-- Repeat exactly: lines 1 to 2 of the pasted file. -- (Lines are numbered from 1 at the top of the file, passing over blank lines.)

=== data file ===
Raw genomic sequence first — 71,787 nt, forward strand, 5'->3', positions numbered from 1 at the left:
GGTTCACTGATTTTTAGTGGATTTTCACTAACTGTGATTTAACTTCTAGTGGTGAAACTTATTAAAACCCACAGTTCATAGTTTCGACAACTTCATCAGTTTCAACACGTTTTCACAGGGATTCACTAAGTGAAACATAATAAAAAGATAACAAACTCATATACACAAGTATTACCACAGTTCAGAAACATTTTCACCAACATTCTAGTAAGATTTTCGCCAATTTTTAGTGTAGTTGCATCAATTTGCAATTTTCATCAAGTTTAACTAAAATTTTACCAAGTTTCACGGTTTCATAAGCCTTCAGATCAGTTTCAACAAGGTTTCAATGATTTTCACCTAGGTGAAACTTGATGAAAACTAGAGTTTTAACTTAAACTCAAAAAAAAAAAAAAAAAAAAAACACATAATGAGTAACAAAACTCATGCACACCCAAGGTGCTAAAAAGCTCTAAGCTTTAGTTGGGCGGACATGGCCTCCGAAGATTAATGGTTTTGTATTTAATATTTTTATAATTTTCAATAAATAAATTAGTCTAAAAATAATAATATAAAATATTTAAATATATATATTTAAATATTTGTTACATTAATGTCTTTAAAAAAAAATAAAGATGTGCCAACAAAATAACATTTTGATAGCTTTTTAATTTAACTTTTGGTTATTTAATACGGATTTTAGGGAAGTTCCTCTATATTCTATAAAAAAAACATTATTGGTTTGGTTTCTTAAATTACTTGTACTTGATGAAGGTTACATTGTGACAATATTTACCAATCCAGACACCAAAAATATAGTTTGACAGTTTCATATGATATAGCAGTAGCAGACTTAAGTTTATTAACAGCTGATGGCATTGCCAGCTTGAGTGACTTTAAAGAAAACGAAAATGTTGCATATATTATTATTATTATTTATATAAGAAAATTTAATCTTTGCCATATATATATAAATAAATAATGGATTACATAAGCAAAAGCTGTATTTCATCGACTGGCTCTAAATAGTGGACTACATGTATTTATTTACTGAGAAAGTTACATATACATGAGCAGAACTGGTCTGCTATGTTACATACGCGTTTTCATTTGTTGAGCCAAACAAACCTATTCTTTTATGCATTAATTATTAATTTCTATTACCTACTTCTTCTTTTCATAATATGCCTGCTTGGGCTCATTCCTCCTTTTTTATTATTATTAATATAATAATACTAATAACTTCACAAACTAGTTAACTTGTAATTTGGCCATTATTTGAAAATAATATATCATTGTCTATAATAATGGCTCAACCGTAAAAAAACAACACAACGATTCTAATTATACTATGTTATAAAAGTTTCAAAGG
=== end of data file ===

Raw genomic sequence first — 71,787 nt, forward strand, 5'->3', positions numbered from 1 at the left:
GGTTCACTGATTTTTAGTGGATTTTCACTAACTGTGATTTAACTTCTAGTGGTGAAACTTATTAAAACCCACAGTTCATAGTTTCGACAACTTCATCAGTTTCAACACGTTTTCACAGGGATTCACTAAGTGAAACATAATAAAAAGATAACAAACTCATATACACAAGTATTACCACAGTTCAGAAACATTTTCACCAACATTCTAGTAAGATTTTCGCCAATTTTTAGTGTAGTTGCATCAATTTGCAATTTTCATCAAGTTTAACTAAAATTTTACCAAGTTTCACGGTTTCATAAGCCTTCAGATCAGTTTCAACAAGGTTTCAATGATTTTCACCTAGGTGAAACTTGATGAAAACTAGAGTTTTAACTTAAACTCAAAAAAAAAAAAAAAAAAAAAACACATAATGAGTAACAAAACTCATGCACACCCAAGGTGCTAAAAAGCTCTAAGCTTTAGTTGGGCGGACATGGCCTCCGAAGATTAATGGTTTTGTATTTAATATTTTTATAATTTTCAATAAATAAATTAGTCTAAAAATAATAATATAAAATATTTAAATATATATATTTAAATATTTGTTACATTAATGTCTTTAAAAAAAAATAAAGATGTGCCAACAAAATAACATTTTGATAGCTTTTTAATTTAACTTTTGGTTATTTAATACGGATTTTAGGGAAGTTCCTCTATATTCTATAAAAAAAACATTATTGGTTTGGTTTCTTAAATTACTTGTACTTGATGAAGGTTACATTGTGACAATATTTACCAATCCAGACACCAAAAATATAGTTTGACAGTTTCATATGATATAGCAGTAGCAGACTTAAGTTTATTAACAGCTGATGGCATTGCCAGCTTGAGTGACTTTAAAGAAAACGAAAATGTTGCATATATTATTATTATTATTTATATAAGAAAATTTAATCTTTGCCATATATATATAAATAAATAATGGATTACATAAGCAAAAGCTGTATTTCATCGACTGGCTCTAAATAGTGGACTACATGTATTTATTTACTGAGAAAGTTACATATACATGAGCAGAACTGGTCTGCTATGTTACATACGCGTTTTCATTTGTTGAGCCAAACAAACCTATTCTTTTATGCATTAATTATTAATTTCTATTACCTACTTCTTCTTTTCATAATATGCCTGCTTGGGCTCATTCCTCCTTTTTTATTATTATTAATATAATAATACTAATAACTTCACAAACTAGTTAACTTGTAATTTGGCCATTATTTGAAAATAATATATCATTGTCTATAATAATGGCTCAACCGTAAAAAAACAACACAACGATTCTAATTATACTATGTTATAAAAGTTTCAAAGG